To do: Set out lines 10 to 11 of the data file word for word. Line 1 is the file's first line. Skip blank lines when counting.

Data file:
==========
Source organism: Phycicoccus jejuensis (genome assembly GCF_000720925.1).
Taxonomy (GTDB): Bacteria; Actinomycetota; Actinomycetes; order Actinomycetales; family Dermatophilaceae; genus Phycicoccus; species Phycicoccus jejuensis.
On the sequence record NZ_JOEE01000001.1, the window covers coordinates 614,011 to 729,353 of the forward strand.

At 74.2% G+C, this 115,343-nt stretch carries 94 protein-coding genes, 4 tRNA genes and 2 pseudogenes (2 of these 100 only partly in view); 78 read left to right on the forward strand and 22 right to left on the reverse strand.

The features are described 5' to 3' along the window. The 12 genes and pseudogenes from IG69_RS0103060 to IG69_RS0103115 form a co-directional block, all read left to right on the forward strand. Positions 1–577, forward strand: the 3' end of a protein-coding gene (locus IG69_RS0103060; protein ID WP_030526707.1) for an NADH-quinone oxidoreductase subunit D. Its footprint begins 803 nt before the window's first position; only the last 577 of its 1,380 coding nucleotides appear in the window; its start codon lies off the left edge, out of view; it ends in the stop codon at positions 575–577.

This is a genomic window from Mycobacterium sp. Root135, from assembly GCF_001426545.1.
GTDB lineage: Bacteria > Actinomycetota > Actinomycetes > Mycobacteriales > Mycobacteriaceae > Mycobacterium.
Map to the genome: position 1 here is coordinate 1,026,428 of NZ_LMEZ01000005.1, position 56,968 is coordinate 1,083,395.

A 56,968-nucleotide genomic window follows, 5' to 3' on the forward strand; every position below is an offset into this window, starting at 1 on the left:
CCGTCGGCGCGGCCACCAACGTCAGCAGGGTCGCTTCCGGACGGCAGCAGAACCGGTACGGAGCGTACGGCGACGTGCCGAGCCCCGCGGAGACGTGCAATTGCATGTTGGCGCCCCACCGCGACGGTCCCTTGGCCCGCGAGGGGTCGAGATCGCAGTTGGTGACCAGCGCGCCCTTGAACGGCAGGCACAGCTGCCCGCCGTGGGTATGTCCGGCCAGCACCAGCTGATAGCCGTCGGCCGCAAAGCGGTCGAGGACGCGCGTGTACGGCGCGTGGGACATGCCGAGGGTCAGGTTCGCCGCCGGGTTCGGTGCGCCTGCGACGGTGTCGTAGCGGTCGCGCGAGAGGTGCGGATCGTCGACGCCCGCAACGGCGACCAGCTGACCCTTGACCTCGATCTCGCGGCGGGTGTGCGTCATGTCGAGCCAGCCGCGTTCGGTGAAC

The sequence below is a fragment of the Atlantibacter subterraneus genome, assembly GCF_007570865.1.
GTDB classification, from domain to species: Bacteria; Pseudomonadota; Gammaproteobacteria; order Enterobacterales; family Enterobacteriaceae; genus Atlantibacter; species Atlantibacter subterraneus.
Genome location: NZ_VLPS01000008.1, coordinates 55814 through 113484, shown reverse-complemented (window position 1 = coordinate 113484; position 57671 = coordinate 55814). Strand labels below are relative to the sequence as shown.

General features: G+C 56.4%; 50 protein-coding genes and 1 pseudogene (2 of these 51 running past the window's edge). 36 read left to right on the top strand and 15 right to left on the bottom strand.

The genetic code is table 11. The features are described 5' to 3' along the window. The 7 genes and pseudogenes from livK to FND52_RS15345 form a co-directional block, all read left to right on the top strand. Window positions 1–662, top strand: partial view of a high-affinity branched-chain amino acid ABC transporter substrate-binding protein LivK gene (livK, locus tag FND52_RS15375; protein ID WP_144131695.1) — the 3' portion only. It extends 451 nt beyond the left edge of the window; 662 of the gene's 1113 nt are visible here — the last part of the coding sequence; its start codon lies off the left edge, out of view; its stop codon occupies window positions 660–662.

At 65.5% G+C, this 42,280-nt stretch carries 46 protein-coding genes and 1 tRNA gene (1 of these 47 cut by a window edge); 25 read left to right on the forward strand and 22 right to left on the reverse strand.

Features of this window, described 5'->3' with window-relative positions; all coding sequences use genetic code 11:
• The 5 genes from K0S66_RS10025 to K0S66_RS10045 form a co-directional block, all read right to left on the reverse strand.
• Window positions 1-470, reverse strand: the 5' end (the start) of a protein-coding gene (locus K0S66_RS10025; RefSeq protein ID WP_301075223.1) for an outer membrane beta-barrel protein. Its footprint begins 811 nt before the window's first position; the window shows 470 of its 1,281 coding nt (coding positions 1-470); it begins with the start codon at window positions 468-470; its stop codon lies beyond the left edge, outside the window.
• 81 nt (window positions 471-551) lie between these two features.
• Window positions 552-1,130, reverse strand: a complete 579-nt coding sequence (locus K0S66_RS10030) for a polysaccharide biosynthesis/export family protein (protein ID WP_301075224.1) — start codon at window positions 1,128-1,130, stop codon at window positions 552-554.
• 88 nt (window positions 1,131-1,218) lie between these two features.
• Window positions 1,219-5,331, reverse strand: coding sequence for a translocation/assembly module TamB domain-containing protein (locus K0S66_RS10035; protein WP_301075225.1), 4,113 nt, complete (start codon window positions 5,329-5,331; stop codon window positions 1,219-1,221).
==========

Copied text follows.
CCGTCGGCGCGGCCACCAACGTCAGCAGGGTCGCTTCCGGACGGCAGCAGAACCGGTACGGAGCGTACGGCGACGTGCCGAGCCCCGCGGAGACGTGCAATTGCATGTTGGCGCCCCACCGCGACGGTCCCTTGGCCCGCGAGGGGTCGAGATCGCAGTTGGTGACCAGCGCGCCCTTGAACGGCAGGCACAGCTGCCCGCCGTGGGTATGTCCGGCCAGCACCAGCTGATAGCCGTCGGCCGCAAAGCGGTCGAGGACGCGCGTGTACGGCGCGTGGGACATGCCGAGGGTCAGGTTCGCCGCCGGGTTCGGTGCGCCTGCGACGGTGTCGTAGCGGTCGCGCGAGAGGTGCGGATCGTCGACGCCCGCAACGGCGACCAGCTGACCCTTGACCTCGATCTCGCGGCGGGTGTGCGTCATGTCGAGCCAGCCGCGTTCGGTGAAC

The sequence below is a fragment of the Atlantibacter subterraneus genome, assembly GCF_007570865.1.